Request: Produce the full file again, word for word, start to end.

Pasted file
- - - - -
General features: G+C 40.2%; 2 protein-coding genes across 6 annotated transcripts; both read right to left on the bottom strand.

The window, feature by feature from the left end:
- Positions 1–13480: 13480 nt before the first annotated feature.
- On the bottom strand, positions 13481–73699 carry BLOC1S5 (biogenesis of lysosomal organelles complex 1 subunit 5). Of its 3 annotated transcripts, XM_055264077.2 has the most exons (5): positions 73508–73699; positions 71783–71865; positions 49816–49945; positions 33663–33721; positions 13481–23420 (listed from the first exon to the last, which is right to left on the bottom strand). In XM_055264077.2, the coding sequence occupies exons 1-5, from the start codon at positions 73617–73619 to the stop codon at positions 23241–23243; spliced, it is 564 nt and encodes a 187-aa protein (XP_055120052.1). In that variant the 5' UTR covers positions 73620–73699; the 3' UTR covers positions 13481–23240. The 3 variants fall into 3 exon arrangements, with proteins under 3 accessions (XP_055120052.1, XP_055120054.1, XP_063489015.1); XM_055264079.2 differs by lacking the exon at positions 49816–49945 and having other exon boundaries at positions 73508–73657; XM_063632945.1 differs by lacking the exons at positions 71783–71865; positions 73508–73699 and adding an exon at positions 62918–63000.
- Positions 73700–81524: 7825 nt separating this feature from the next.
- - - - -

General features: G+C 40.2%; 2 protein-coding genes across 6 annotated transcripts; both read right to left on the bottom strand.

The window, feature by feature from the left end:
- Positions 1–13480: 13480 nt before the first annotated feature.
- On the bottom strand, positions 13481–73699 carry BLOC1S5 (biogenesis of lysosomal organelles complex 1 subunit 5). Of its 3 annotated transcripts, XM_055264077.2 has the most exons (5): positions 73508–73699; positions 71783–71865; positions 49816–49945; positions 33663–33721; positions 13481–23420 (listed from the first exon to the last, which is right to left on the bottom strand). In XM_055264077.2, the coding sequence occupies exons 1-5, from the start codon at positions 73617–73619 to the stop codon at positions 23241–23243; spliced, it is 564 nt and encodes a 187-aa protein (XP_055120052.1). In that variant the 5' UTR covers positions 73620–73699; the 3' UTR covers positions 13481–23240. The 3 variants fall into 3 exon arrangements, with proteins under 3 accessions (XP_055120052.1, XP_055120054.1, XP_063489015.1); XM_055264079.2 differs by lacking the exon at positions 49816–49945 and having other exon boundaries at positions 73508–73657; XM_063632945.1 differs by lacking the exons at positions 71783–71865; positions 73508–73699 and adding an exon at positions 62918–63000.
- Positions 73700–81524: 7825 nt separating this feature from the next.